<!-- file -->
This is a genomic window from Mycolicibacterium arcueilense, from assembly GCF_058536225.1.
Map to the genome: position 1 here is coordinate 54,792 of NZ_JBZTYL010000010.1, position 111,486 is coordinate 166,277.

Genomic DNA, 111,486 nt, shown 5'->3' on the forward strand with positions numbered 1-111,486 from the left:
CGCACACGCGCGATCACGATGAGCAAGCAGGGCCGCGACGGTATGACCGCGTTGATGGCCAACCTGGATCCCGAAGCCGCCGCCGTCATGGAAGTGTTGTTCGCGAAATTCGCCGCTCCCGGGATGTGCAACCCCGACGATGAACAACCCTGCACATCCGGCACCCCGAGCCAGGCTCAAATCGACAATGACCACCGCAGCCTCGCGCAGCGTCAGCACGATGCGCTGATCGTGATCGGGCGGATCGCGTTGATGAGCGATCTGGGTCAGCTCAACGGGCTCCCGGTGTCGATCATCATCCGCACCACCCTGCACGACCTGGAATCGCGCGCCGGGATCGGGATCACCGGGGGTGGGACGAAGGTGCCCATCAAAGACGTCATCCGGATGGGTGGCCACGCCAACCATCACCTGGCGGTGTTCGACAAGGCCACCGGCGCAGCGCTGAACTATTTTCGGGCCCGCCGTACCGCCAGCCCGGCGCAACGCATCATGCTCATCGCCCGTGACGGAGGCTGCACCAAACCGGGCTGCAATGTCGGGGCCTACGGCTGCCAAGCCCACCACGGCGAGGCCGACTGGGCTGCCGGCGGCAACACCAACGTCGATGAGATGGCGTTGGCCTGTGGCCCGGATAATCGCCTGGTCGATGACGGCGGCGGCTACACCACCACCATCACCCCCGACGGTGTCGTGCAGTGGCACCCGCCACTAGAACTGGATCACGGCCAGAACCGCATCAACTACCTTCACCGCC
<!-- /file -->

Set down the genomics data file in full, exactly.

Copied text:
This is a genomic window from Mycolicibacterium arcueilense, from assembly GCF_058536225.1.
Map to the genome: position 1 here is coordinate 54,792 of NZ_JBZTYL010000010.1, position 111,486 is coordinate 166,277.

Genomic DNA, 111,486 nt, shown 5'->3' on the forward strand with positions numbered 1-111,486 from the left:
CGCACACGCGCGATCACGATGAGCAAGCAGGGCCGCGACGGTATGACCGCGTTGATGGCCAACCTGGATCCCGAAGCCGCCGCCGTCATGGAAGTGTTGTTCGCGAAATTCGCCGCTCCCGGGATGTGCAACCCCGACGATGAACAACCCTGCACATCCGGCACCCCGAGCCAGGCTCAAATCGACAATGACCACCGCAGCCTCGCGCAGCGTCAGCACGATGCGCTGATCGTGATCGGGCGGATCGCGTTGATGAGCGATCTGGGTCAGCTCAACGGGCTCCCGGTGTCGATCATCATCCGCACCACCCTGCACGACCTGGAATCGCGCGCCGGGATCGGGATCACCGGGGGTGGGACGAAGGTGCCCATCAAAGACGTCATCCGGATGGGTGGCCACGCCAACCATCACCTGGCGGTGTTCGACAAGGCCACCGGCGCAGCGCTGAACTATTTTCGGGCCCGCCGTACCGCCAGCCCGGCGCAACGCATCATGCTCATCGCCCGTGACGGAGGCTGCACCAAACCGGGCTGCAATGTCGGGGCCTACGGCTGCCAAGCCCACCACGGCGAGGCCGACTGGGCTGCCGGCGGCAACACCAACGTCGATGAGATGGCGTTGGCCTGTGGCCCGGATAATCGCCTGGTCGATGACGGCGGCGGCTACACCACCACCATCACCCCCGACGGTGTCGTGCAGTGGCACCCGCCACTAGAACTGGATCACGGCCAGAACCGCATCAACTACCTTCACCGCC